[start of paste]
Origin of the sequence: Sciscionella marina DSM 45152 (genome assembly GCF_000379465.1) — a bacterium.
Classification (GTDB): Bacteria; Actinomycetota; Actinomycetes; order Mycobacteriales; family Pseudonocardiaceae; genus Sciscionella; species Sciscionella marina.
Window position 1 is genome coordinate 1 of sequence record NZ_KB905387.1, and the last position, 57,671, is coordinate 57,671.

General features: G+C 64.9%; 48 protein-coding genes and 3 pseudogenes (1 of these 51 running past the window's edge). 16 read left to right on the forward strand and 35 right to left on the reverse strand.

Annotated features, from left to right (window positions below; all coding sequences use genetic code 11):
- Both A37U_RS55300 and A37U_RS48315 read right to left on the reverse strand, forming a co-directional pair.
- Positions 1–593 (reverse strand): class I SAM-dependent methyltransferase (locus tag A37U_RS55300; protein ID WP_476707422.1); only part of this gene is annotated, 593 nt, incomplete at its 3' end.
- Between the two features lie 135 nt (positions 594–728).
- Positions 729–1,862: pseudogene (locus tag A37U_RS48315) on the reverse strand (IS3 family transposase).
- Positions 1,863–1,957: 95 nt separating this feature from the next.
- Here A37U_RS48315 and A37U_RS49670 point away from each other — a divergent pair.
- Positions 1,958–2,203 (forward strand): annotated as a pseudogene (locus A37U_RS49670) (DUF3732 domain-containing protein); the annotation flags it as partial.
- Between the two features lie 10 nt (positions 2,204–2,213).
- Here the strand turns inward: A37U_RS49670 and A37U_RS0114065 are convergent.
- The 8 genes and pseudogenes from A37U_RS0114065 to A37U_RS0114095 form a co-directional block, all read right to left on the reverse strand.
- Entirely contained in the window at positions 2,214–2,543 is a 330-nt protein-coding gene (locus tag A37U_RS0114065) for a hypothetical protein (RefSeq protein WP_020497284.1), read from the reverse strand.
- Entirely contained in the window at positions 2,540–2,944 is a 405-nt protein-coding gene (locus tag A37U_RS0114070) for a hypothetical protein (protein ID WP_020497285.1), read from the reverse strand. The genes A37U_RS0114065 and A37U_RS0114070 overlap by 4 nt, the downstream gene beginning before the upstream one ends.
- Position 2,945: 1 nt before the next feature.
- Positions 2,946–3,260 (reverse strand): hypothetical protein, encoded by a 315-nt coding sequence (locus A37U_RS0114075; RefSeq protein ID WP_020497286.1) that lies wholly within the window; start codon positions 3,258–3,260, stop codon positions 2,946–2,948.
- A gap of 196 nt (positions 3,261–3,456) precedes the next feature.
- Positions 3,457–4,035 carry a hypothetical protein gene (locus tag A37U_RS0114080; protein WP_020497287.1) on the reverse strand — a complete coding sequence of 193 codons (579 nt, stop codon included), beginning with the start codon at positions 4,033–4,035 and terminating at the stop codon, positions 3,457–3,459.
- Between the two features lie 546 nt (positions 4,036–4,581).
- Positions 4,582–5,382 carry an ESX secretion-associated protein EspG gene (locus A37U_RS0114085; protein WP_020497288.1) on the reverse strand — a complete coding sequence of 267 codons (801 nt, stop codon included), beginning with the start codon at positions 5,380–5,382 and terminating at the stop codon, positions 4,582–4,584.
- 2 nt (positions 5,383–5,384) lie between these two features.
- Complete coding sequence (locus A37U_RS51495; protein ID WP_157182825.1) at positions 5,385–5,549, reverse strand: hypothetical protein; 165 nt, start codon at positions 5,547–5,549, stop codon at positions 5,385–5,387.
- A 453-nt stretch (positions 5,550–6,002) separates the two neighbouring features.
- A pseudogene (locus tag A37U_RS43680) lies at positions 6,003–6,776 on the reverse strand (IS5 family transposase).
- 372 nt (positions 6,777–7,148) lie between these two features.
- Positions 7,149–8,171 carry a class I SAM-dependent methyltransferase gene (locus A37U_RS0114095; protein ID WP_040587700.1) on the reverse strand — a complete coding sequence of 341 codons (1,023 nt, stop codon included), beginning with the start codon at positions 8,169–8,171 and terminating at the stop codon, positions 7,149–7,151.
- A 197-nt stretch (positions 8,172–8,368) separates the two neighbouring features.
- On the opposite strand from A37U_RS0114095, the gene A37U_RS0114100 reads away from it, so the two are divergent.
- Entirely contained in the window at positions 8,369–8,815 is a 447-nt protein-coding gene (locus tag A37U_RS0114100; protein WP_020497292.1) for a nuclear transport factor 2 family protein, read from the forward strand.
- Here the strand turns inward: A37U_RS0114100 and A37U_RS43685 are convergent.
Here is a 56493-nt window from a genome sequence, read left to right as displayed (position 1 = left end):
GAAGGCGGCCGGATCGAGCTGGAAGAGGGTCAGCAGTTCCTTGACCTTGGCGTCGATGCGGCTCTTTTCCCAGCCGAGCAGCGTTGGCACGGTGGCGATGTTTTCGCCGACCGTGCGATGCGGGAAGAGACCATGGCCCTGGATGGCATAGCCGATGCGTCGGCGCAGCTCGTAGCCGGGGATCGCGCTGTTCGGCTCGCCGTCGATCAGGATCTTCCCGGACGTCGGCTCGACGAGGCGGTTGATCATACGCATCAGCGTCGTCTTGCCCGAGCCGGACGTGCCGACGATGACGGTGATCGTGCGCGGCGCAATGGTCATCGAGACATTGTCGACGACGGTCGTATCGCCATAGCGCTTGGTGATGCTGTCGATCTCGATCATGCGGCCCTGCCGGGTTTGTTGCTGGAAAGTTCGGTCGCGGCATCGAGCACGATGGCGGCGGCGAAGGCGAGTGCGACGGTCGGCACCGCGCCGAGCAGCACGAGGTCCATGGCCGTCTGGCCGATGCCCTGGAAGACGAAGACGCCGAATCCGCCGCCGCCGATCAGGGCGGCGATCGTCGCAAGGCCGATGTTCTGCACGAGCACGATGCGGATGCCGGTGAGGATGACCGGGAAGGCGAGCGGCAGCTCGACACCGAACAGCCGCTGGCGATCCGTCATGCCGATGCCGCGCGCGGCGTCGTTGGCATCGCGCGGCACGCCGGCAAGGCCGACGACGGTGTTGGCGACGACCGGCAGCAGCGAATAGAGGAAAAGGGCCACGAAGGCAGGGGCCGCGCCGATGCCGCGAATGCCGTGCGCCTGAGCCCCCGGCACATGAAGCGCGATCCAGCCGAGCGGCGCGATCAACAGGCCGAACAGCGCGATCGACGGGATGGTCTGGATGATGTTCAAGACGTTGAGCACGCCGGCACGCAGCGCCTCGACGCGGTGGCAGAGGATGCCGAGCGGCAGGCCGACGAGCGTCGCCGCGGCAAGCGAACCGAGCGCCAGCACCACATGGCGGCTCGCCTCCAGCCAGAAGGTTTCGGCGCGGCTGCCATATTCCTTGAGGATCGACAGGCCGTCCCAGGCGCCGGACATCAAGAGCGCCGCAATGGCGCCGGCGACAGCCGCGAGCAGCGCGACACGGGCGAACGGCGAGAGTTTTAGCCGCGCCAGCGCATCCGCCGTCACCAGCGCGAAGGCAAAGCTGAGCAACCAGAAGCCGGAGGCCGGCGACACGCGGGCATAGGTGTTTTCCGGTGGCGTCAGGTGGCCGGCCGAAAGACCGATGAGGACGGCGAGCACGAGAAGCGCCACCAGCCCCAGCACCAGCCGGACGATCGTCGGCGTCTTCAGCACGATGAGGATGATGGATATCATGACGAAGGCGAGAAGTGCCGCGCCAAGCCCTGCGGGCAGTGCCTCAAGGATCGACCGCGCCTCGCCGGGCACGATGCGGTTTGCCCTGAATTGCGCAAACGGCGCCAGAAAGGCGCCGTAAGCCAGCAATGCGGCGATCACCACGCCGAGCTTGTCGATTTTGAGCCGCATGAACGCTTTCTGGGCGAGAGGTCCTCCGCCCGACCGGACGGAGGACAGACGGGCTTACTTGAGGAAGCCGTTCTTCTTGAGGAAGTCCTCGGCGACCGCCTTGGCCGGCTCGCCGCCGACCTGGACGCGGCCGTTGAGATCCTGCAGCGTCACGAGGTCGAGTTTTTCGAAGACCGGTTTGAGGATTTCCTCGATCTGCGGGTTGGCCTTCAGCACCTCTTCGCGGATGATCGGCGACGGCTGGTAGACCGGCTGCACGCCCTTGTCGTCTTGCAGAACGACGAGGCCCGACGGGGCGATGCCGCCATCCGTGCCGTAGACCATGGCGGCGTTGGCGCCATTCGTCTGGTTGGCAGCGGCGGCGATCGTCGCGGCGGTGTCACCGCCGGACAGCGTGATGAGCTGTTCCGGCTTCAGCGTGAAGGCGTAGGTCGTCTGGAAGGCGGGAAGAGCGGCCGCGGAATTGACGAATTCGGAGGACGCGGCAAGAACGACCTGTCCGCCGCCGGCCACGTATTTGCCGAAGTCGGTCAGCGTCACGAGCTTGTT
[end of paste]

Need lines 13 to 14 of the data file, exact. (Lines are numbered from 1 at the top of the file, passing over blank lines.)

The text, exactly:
- Between the two features lie 10 nt (positions 2,204–2,213).
- Here the strand turns inward: A37U_RS49670 and A37U_RS0114065 are convergent.